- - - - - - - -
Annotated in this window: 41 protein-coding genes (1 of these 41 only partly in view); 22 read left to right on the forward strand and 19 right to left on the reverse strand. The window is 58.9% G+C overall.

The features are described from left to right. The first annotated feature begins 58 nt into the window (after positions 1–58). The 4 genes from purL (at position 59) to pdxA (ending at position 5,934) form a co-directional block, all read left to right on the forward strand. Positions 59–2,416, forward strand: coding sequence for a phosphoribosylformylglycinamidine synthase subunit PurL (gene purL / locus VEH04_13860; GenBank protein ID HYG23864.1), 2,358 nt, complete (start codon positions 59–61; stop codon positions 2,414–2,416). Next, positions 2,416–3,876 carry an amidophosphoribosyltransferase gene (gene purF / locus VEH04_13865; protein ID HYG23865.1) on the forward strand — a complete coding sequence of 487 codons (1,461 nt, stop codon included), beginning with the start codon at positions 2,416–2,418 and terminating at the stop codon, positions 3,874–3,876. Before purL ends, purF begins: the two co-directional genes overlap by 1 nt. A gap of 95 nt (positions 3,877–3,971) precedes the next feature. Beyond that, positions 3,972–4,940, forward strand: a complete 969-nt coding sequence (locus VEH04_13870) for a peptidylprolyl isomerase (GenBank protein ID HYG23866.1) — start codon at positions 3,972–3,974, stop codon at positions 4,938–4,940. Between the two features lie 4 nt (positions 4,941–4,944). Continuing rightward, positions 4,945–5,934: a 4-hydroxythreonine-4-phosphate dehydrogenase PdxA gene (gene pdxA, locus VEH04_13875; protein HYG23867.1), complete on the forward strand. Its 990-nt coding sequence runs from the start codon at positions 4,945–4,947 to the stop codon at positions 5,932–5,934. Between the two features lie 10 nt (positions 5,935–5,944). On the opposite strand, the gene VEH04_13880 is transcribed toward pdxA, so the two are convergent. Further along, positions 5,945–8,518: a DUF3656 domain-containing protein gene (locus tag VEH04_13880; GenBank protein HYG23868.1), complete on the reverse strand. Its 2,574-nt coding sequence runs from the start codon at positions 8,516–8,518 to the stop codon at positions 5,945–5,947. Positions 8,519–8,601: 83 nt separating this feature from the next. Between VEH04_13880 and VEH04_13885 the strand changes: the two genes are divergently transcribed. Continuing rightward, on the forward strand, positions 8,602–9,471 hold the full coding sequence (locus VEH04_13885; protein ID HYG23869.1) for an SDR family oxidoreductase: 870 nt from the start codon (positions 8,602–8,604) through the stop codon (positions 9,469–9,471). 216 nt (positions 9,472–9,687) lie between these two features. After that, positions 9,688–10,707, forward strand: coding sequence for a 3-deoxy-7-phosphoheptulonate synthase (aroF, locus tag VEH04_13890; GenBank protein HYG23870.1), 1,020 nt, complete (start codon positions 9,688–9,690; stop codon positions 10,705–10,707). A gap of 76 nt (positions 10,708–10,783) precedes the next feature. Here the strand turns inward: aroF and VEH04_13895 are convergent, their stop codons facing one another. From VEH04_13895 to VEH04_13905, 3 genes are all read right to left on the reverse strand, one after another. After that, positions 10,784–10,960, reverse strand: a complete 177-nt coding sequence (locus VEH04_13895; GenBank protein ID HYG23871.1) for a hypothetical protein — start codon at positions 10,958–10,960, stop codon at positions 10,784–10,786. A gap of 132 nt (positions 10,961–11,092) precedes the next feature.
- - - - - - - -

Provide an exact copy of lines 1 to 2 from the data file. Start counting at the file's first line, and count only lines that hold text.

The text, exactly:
Annotated in this window: 41 protein-coding genes (1 of these 41 only partly in view); 22 read left to right on the forward strand and 19 right to left on the reverse strand. The window is 58.9% G+C overall.

The features are described from left to right. The first annotated feature begins 58 nt into the window (after positions 1–58). The 4 genes from purL (at position 59) to pdxA (ending at position 5,934) form a co-directional block, all read left to right on the forward strand. Positions 59–2,416, forward strand: coding sequence for a phosphoribosylformylglycinamidine synthase subunit PurL (gene purL / locus VEH04_13860; GenBank protein ID HYG23864.1), 2,358 nt, complete (start codon positions 59–61; stop codon positions 2,414–2,416). Next, positions 2,416–3,876 carry an amidophosphoribosyltransferase gene (gene purF / locus VEH04_13865; protein ID HYG23865.1) on the forward strand — a complete coding sequence of 487 codons (1,461 nt, stop codon included), beginning with the start codon at positions 2,416–2,418 and terminating at the stop codon, positions 3,874–3,876. Before purL ends, purF begins: the two co-directional genes overlap by 1 nt. A gap of 95 nt (positions 3,877–3,971) precedes the next feature. Beyond that, positions 3,972–4,940, forward strand: a complete 969-nt coding sequence (locus VEH04_13870) for a peptidylprolyl isomerase (GenBank protein ID HYG23866.1) — start codon at positions 3,972–3,974, stop codon at positions 4,938–4,940. Between the two features lie 4 nt (positions 4,941–4,944). Continuing rightward, positions 4,945–5,934: a 4-hydroxythreonine-4-phosphate dehydrogenase PdxA gene (gene pdxA, locus VEH04_13875; protein HYG23867.1), complete on the forward strand. Its 990-nt coding sequence runs from the start codon at positions 4,945–4,947 to the stop codon at positions 5,932–5,934. Between the two features lie 10 nt (positions 5,935–5,944). On the opposite strand, the gene VEH04_13880 is transcribed toward pdxA, so the two are convergent. Further along, positions 5,945–8,518: a DUF3656 domain-containing protein gene (locus tag VEH04_13880; GenBank protein HYG23868.1), complete on the reverse strand. Its 2,574-nt coding sequence runs from the start codon at positions 8,516–8,518 to the stop codon at positions 5,945–5,947. Positions 8,519–8,601: 83 nt separating this feature from the next. Between VEH04_13880 and VEH04_13885 the strand changes: the two genes are divergently transcribed. Continuing rightward, on the forward strand, positions 8,602–9,471 hold the full coding sequence (locus VEH04_13885; protein ID HYG23869.1) for an SDR family oxidoreductase: 870 nt from the start codon (positions 8,602–8,604) through the stop codon (positions 9,469–9,471). 216 nt (positions 9,472–9,687) lie between these two features. After that, positions 9,688–10,707, forward strand: coding sequence for a 3-deoxy-7-phosphoheptulonate synthase (aroF, locus tag VEH04_13890; GenBank protein HYG23870.1), 1,020 nt, complete (start codon positions 9,688–9,690; stop codon positions 10,705–10,707). A gap of 76 nt (positions 10,708–10,783) precedes the next feature. Here the strand turns inward: aroF and VEH04_13895 are convergent, their stop codons facing one another. From VEH04_13895 to VEH04_13905, 3 genes are all read right to left on the reverse strand, one after another. After that, positions 10,784–10,960, reverse strand: a complete 177-nt coding sequence (locus VEH04_13895; GenBank protein ID HYG23871.1) for a hypothetical protein — start codon at positions 10,958–10,960, stop codon at positions 10,784–10,786. A gap of 132 nt (positions 10,961–11,092) precedes the next feature.